2. Check on the provider's web page whether it is in fact available.
3. Perform a search for a similarly titled item that would be available.

Bibliographic Info

Article provided by John Wiley & Sons, Ltd. in its journal Health Economics.

Volume (Year): 6 (1997)
Issue (Month): 4 ()
Pages: 365-382

as in new window
Handle: RePEc:wly:hlthec:v:6:y:1997:i:4:p:365-382

Contact details of provider:
Web page: http://www3.interscience.wiley.com/cgi-bin/jhome/5749

Related research

Keywords:

References

No references listed on IDEAS
You can help add them by filling out this form.

Citations

Citations are extracted by the CitEc Project, subscribe to its RSS feed for this item.
as in new window

Cited by:
  1. Thomas F. Crossley & Paul Grootendorst & Sule Korkmaz & Michael R. Veall, 2000. "The Effects of Drug Subsidies on Out-of Pocket Prescription Drug Expenditures by Seniors: Regional Evidence from Canada," Social and Economic Dimensions of an Aging Population Research Papers, McMaster University 19, McMaster University.
  2. Jaume Puig-Junoy & Pilar Garcia-Gomez & David Casado-Marin, 2011. "Free Medicines thanks to Retirement: Moral Hazard and Hospitalization Offsets in an NHS," Tinbergen Institute Discussion Papers, Tinbergen Institute 11-108/3, Tinbergen Institute.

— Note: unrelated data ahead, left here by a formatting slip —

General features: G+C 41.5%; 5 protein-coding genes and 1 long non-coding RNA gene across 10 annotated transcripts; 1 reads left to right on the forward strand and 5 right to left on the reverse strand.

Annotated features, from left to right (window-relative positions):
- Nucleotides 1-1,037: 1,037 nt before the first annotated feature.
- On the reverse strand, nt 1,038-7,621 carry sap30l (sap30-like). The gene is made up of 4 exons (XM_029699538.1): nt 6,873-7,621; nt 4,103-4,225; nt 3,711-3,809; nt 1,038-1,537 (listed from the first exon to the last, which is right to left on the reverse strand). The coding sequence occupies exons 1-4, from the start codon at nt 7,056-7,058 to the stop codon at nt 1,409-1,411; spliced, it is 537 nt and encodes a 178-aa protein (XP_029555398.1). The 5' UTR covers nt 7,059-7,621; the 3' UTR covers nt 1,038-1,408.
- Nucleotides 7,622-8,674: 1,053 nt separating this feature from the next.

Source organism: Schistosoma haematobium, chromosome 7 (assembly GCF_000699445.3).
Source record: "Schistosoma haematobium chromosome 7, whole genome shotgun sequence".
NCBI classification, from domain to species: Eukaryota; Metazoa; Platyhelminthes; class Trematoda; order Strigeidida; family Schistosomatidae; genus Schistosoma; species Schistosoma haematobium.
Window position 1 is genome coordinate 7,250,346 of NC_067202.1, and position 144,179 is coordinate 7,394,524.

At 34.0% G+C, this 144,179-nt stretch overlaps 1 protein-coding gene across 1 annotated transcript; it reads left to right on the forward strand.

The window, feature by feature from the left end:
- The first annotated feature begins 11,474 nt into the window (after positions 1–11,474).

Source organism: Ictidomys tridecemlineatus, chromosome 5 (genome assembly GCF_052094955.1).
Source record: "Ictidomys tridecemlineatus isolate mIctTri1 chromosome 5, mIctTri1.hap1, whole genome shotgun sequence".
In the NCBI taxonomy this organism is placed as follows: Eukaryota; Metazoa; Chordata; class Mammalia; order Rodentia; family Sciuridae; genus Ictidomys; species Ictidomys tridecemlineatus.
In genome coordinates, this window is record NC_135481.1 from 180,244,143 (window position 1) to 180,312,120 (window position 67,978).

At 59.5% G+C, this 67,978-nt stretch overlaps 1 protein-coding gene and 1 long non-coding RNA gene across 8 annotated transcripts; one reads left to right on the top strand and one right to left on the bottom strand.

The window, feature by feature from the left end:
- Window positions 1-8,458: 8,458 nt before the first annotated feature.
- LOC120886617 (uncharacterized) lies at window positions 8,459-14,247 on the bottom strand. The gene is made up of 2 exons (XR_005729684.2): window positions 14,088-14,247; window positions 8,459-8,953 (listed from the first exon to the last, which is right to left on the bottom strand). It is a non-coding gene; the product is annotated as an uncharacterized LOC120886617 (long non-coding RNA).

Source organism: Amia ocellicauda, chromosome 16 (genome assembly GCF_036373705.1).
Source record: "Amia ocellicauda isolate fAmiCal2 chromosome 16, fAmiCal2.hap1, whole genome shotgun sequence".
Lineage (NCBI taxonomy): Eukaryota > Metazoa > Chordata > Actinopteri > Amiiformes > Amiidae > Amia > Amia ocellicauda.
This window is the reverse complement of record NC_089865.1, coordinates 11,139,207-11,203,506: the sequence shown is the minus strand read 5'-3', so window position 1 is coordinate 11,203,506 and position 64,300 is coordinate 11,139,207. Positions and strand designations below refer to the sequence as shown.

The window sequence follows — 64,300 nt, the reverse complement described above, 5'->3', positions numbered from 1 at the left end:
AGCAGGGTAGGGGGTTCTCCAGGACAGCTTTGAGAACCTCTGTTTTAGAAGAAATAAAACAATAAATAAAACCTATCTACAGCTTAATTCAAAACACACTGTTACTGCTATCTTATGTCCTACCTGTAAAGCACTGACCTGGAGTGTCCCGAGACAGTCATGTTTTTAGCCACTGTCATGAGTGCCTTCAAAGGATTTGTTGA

3. Martin Falk & Katja Seim, 2001. "The Impact Of Information Technology On High-Skilled Labor In Services: Evidence From Firm-Level Panel Data," Economics of Innovation and New Technology, Taylor & Francis Journals, vol. 10(4), pages 289-323.
  4. Jeonghoon Ahn, 2004. "Panel Data Sample Selection Model: an Application to Employee Choice of Health Plan Type and Medical Cost Estimation," Econometric Society 2004 Far Eastern Meetings, Econometric Society 560, Econometric Society.
  5. Sujin Kim & Soonman Kwon, 2014. "The effect of extension of benefit coverage for cancer patients on health care utilization across different income groups in South Korea," International Journal of Health Care Finance and Economics, Springer, Springer, vol. 14(2), pages 161-177, June.